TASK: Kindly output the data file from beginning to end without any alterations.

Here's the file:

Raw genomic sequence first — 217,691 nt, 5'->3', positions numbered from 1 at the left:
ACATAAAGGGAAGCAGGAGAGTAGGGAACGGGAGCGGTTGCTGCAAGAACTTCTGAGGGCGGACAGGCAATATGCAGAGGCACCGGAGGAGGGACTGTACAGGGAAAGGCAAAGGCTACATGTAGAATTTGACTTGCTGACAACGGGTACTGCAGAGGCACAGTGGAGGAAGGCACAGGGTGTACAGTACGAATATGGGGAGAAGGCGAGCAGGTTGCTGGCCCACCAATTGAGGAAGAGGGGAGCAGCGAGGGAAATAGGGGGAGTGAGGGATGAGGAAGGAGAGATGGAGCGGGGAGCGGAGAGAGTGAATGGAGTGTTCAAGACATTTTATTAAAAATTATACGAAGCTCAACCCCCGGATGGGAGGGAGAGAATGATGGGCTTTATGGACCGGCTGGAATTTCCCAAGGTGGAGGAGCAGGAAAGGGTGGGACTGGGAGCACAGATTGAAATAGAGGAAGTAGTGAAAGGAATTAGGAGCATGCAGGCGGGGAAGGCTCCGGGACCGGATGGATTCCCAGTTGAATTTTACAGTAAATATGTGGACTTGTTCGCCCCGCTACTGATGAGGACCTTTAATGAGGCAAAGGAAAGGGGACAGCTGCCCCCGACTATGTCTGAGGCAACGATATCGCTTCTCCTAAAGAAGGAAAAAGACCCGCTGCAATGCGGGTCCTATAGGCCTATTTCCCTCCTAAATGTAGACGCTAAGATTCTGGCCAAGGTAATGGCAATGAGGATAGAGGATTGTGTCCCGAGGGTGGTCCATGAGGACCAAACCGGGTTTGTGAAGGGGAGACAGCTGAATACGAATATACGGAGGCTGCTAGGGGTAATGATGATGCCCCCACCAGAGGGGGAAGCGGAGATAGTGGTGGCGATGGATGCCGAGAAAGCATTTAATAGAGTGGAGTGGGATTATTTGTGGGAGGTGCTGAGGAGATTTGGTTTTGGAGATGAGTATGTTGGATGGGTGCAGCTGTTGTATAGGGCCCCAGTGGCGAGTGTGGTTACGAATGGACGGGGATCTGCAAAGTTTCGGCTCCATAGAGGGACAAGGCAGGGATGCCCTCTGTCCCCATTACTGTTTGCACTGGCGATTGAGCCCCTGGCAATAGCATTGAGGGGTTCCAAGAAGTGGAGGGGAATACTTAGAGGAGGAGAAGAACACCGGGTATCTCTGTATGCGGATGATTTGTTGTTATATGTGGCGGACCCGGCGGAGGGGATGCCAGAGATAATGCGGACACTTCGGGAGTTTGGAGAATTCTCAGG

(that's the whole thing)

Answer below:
Raw genomic sequence first — 217,691 nt, 5'->3', positions numbered from 1 at the left:
ACATAAAGGGAAGCAGGAGAGTAGGGAACGGGAGCGGTTGCTGCAAGAACTTCTGAGGGCGGACAGGCAATATGCAGAGGCACCGGAGGAGGGACTGTACAGGGAAAGGCAAAGGCTACATGTAGAATTTGACTTGCTGACAACGGGTACTGCAGAGGCACAGTGGAGGAAGGCACAGGGTGTACAGTACGAATATGGGGAGAAGGCGAGCAGGTTGCTGGCCCACCAATTGAGGAAGAGGGGAGCAGCGAGGGAAATAGGGGGAGTGAGGGATGAGGAAGGAGAGATGGAGCGGGGAGCGGAGAGAGTGAATGGAGTGTTCAAGACATTTTATTAAAAATTATACGAAGCTCAACCCCCGGATGGGAGGGAGAGAATGATGGGCTTTATGGACCGGCTGGAATTTCCCAAGGTGGAGGAGCAGGAAAGGGTGGGACTGGGAGCACAGATTGAAATAGAGGAAGTAGTGAAAGGAATTAGGAGCATGCAGGCGGGGAAGGCTCCGGGACCGGATGGATTCCCAGTTGAATTTTACAGTAAATATGTGGACTTGTTCGCCCCGCTACTGATGAGGACCTTTAATGAGGCAAAGGAAAGGGGACAGCTGCCCCCGACTATGTCTGAGGCAACGATATCGCTTCTCCTAAAGAAGGAAAAAGACCCGCTGCAATGCGGGTCCTATAGGCCTATTTCCCTCCTAAATGTAGACGCTAAGATTCTGGCCAAGGTAATGGCAATGAGGATAGAGGATTGTGTCCCGAGGGTGGTCCATGAGGACCAAACCGGGTTTGTGAAGGGGAGACAGCTGAATACGAATATACGGAGGCTGCTAGGGGTAATGATGATGCCCCCACCAGAGGGGGAAGCGGAGATAGTGGTGGCGATGGATGCCGAGAAAGCATTTAATAGAGTGGAGTGGGATTATTTGTGGGAGGTGCTGAGGAGATTTGGTTTTGGAGATGAGTATGTTGGATGGGTGCAGCTGTTGTATAGGGCCCCAGTGGCGAGTGTGGTTACGAATGGACGGGGATCTGCAAAGTTTCGGCTCCATAGAGGGACAAGGCAGGGATGCCCTCTGTCCCCATTACTGTTTGCACTGGCGATTGAGCCCCTGGCAATAGCATTGAGGGGTTCCAAGAAGTGGAGGGGAATACTTAGAGGAGGAGAAGAACACCGGGTATCTCTGTATGCGGATGATTTGTTGTTATATGTGGCGGACCCGGCGGAGGGGATGCCAGAGATAATGCGGACACTTCGGGAGTTTGGAGAATTCTCAGG